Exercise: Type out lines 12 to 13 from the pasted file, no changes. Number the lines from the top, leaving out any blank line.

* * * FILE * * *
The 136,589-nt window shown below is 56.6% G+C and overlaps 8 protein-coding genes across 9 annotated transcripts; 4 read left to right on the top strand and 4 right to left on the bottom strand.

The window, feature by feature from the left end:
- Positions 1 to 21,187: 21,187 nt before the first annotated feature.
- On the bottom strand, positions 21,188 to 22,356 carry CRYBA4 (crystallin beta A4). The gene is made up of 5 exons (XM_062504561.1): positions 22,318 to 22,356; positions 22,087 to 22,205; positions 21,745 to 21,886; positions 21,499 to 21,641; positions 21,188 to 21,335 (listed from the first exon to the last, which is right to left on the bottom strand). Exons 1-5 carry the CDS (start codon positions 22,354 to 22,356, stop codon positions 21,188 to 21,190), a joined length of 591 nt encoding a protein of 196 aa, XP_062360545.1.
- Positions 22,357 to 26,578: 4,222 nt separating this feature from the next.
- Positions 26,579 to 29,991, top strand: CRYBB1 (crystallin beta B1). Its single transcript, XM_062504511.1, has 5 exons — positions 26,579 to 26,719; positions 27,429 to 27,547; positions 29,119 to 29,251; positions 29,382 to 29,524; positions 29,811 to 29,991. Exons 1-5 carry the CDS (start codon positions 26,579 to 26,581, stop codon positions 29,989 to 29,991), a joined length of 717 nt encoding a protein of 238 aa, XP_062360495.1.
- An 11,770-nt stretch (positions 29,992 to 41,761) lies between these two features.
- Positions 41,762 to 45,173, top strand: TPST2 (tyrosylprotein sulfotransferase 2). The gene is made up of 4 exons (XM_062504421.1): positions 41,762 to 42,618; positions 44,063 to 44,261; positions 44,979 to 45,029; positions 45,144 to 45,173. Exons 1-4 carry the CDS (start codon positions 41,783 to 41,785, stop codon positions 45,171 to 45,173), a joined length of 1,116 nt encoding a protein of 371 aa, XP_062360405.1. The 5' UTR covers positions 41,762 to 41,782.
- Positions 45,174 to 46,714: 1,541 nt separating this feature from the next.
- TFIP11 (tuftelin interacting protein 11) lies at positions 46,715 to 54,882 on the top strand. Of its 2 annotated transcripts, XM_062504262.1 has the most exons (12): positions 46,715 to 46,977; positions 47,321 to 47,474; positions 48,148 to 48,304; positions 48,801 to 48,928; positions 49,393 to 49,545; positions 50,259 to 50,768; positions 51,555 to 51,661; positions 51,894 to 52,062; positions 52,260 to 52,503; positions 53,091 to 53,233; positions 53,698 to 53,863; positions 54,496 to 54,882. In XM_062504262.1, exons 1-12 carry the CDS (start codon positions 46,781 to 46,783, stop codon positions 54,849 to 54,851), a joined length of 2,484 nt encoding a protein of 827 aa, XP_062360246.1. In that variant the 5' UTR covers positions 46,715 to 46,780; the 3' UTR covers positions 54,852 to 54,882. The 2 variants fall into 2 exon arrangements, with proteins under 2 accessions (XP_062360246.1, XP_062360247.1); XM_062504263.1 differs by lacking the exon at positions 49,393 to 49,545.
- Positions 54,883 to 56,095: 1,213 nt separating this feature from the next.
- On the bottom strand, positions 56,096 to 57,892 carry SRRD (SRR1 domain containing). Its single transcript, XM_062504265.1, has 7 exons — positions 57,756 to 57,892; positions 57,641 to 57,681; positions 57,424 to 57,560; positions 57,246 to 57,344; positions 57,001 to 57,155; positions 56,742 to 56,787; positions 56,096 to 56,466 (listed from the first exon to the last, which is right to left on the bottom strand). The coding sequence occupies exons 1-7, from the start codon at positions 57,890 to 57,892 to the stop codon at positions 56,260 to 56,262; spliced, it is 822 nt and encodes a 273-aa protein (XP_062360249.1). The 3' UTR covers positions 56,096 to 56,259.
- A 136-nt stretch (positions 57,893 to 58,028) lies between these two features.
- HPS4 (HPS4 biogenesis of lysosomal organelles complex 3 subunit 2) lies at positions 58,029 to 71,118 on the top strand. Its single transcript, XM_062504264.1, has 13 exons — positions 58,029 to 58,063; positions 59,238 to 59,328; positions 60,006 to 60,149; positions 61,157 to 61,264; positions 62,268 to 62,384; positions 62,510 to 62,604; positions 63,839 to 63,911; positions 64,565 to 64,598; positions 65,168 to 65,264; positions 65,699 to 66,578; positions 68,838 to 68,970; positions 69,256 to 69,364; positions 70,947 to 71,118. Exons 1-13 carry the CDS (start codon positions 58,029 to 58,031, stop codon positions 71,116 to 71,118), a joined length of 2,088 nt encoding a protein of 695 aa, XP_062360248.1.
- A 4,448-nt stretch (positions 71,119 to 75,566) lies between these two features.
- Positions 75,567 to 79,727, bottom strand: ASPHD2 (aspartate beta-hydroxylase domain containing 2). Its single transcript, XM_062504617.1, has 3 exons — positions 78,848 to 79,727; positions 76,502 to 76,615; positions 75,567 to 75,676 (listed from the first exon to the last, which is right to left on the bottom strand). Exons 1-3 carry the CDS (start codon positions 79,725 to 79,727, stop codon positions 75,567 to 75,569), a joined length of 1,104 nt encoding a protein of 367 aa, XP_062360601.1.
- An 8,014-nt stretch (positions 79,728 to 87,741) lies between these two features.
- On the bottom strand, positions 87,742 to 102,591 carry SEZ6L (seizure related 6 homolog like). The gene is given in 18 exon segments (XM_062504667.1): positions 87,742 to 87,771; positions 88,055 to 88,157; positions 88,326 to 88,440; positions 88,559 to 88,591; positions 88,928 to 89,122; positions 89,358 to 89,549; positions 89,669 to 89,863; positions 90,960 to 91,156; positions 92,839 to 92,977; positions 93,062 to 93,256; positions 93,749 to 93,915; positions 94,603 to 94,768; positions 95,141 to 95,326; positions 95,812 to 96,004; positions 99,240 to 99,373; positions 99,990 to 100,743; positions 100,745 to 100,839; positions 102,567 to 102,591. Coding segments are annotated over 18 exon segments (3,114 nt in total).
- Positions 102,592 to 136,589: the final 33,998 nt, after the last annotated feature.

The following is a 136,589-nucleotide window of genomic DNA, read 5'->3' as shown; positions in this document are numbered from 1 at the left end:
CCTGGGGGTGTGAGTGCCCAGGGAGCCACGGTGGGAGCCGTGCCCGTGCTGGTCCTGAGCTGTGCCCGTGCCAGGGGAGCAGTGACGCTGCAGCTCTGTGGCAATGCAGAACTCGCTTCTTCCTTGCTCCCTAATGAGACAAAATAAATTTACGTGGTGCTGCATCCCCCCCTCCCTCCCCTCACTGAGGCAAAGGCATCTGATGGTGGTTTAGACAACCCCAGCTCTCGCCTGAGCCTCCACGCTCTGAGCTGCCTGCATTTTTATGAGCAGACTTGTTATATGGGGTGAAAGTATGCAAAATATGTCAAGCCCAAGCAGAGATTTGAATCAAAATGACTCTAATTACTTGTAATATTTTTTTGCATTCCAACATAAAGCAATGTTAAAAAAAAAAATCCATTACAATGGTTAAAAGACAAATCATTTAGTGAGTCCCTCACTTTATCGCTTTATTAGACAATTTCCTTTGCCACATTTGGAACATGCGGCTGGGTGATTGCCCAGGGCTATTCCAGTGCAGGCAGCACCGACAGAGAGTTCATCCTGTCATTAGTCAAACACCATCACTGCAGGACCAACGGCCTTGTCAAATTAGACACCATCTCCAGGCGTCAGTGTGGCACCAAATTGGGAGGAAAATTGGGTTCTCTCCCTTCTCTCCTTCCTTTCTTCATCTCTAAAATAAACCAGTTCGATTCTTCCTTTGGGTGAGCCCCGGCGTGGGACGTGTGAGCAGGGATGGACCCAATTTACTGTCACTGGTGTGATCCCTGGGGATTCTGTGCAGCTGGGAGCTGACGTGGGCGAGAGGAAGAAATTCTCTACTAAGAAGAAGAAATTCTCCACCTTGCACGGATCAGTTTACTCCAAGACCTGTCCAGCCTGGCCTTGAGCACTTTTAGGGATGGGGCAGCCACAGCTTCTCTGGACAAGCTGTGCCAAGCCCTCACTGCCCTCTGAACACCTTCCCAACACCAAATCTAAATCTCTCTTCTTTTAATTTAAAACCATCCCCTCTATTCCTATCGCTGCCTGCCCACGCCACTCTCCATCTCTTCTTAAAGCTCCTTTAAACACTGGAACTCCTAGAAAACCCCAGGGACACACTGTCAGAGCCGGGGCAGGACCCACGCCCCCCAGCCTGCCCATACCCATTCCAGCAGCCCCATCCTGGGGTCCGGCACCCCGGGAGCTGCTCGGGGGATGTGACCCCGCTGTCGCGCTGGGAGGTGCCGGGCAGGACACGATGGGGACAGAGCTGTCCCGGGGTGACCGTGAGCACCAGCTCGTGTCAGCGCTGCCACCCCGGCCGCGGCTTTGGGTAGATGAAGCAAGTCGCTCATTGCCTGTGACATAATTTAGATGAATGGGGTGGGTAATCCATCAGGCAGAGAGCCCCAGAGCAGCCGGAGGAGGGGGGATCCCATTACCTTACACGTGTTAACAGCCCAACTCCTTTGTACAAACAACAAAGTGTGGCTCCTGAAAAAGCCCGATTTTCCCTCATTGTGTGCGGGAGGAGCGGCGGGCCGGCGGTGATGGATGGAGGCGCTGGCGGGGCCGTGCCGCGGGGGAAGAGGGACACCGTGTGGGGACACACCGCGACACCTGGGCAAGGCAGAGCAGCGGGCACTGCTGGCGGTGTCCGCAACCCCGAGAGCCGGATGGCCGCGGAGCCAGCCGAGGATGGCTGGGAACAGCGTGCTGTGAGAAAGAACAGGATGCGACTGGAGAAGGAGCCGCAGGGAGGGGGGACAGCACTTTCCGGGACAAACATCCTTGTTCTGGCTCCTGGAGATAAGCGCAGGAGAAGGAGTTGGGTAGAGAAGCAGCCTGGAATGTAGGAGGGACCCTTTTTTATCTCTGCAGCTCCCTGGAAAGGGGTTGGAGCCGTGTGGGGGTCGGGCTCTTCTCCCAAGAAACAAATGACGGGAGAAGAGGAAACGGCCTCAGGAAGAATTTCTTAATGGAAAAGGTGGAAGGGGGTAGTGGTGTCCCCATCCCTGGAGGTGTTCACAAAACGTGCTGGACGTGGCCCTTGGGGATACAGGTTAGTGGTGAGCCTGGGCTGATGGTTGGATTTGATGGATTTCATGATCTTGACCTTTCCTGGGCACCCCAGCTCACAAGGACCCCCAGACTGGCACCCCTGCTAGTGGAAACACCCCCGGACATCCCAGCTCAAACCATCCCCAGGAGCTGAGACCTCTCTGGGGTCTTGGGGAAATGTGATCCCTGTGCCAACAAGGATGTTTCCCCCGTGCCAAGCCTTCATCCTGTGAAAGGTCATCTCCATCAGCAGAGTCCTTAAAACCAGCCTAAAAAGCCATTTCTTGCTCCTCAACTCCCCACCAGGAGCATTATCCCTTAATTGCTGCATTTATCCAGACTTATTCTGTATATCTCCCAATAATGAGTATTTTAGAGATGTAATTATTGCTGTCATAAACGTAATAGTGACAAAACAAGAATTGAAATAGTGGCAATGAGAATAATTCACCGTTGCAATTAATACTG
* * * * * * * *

- On the bottom strand, positions 56,096 to 57,892 carry SRRD (SRR1 domain containing). Its single transcript, XM_062504265.1, has 7 exons — positions 57,756 to 57,892; positions 57,641 to 57,681; positions 57,424 to 57,560; positions 57,246 to 57,344; positions 57,001 to 57,155; positions 56,742 to 56,787; positions 56,096 to 56,466 (listed from the first exon to the last, which is right to left on the bottom strand). The coding sequence occupies exons 1-7, from the start codon at positions 57,890 to 57,892 to the stop codon at positions 56,260 to 56,262; spliced, it is 822 nt and encodes a 273-aa protein (XP_062360249.1). The 3' UTR covers positions 56,096 to 56,259.
- A 136-nt stretch (positions 57,893 to 58,028) lies between these two features.